Before I Eat My Eyes & Ears - The Setting Son (Bad Afro)
Bubblegum gets a bad rap. The name infers something sweet and insubstantial that loses its taste after a short time and gets spat out. If you agree, adjust your biases, wind your body clock back to 1966 and lap up The Setting Son, a fully-realised retro treasure from Denmark.
So here's the goss: The Setting Son started as a studio project for shy bedroom musician Sebastian T.W. Kristansen, whose tapes fell into the hands of Lorenzo Woodrose (Baby Woodrose) and sparked the interest of Bad Afro Records. Things got serious from there. This is The Setting Son's third album and best to date. Like the best '60s-inspired garage-pop, it's sunny and sad, swept up in bathos and pathos with a psychedelic twist.
At the heart of "Before I Eat…" are the ethereal vocals of Emma Acs and Kristansen's strong songs. Acs has a voice that, although limited in range, suits these tracks to a tee, and Kristanesen swathes it in 12-string melodies, clever duets, deep keyboard washes and dynamic arrangements. The five players backing Acs are multi-skilled and tighter than a hippie's household budget.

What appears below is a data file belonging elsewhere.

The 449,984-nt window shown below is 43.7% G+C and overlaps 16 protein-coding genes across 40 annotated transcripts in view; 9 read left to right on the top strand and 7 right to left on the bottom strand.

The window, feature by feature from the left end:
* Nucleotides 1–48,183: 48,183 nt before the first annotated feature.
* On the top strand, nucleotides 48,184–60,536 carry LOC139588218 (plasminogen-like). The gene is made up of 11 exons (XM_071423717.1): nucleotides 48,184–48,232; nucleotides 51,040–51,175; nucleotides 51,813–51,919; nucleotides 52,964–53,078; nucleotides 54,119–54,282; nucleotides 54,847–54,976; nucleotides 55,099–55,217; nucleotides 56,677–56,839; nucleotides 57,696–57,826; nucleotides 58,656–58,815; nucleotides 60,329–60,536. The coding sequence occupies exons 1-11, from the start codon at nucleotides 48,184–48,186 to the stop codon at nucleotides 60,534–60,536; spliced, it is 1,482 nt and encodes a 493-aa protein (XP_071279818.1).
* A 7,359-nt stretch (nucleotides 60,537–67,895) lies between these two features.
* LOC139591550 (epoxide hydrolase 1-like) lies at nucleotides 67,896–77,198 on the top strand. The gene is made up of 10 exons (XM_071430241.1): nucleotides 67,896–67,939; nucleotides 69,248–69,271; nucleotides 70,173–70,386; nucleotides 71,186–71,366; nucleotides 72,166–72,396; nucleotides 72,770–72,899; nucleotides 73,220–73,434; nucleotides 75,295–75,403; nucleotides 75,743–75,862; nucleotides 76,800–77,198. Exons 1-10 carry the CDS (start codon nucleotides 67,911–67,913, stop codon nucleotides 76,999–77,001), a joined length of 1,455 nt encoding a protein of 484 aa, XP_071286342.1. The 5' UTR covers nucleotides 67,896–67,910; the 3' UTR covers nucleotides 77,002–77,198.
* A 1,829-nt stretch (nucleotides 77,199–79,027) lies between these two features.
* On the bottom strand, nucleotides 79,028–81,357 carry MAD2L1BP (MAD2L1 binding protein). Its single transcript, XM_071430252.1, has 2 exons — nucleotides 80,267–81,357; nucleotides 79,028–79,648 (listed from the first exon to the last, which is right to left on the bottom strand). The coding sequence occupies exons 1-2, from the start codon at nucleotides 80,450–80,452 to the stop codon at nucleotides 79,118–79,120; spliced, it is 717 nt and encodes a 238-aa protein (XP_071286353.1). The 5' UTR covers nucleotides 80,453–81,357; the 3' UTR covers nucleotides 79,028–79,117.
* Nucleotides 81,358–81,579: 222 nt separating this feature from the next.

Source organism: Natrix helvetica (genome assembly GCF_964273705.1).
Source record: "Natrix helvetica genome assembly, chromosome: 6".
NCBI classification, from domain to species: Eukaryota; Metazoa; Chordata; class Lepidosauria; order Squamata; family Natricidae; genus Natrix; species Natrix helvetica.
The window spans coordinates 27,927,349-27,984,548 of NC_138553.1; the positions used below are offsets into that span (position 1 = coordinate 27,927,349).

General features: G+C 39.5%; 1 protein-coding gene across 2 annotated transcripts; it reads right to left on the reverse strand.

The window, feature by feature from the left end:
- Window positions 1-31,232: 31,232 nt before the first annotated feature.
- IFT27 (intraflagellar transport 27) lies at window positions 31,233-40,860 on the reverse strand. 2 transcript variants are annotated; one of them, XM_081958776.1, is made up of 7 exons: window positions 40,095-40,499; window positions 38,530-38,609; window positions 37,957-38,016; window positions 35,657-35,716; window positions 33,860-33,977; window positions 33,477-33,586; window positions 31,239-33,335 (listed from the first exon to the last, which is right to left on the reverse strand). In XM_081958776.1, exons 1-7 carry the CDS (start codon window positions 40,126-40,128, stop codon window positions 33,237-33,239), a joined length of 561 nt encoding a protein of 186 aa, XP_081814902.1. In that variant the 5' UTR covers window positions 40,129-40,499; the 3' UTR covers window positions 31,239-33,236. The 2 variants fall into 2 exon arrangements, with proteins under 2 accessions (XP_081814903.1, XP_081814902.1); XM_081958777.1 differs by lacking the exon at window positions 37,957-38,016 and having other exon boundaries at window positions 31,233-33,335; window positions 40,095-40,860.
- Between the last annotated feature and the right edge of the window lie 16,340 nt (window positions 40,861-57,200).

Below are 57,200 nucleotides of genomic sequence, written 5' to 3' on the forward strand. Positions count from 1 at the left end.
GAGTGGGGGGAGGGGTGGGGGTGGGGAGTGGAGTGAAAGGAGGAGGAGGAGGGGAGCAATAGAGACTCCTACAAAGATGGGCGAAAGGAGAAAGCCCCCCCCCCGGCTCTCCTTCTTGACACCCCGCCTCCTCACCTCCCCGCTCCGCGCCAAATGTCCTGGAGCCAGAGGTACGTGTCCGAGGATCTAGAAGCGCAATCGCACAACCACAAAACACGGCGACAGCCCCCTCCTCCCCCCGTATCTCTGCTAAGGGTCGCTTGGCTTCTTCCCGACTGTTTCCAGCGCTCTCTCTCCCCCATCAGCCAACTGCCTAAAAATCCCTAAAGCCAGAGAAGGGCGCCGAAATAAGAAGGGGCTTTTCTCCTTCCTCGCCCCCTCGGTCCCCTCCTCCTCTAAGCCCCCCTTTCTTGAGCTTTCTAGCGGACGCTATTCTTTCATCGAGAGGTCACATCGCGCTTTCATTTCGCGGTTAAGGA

Any thoughts that The Setting Son with hired guns (as was the case on the debut album) have long been swept away. If anything, Kristansen has taken a vocal back seat and pushed Acs right up front. The songs are more diverse and more pop than trippy. "Best of Me" (a Kristansen-Acs duet) might be the best summer song to come out of Copenhagen since…someone help me out here…
Speaking of songs, "Above The Rest" stands, er, above the rest, with a killer chorus and cool-as-shit keys and shakers. "Are You The One" borrows a guitar phrase from The Electric Prunes while "All That Candy" bounces off a groove like one enormous sugar hit, with tighly-meshed vocals and a reeling keyboard that yields to a snappy guitar break. The lyrics are a weak point but when the song's this good, who cares? "Death Breath" follows and is so light it almost flies into the ether. The tougher "Butterface" (jangle-flecked riffs with a touch of Morricone) brings things nicely back on track.
Great record but I can't help wondering why it had that artwork slapped on the front.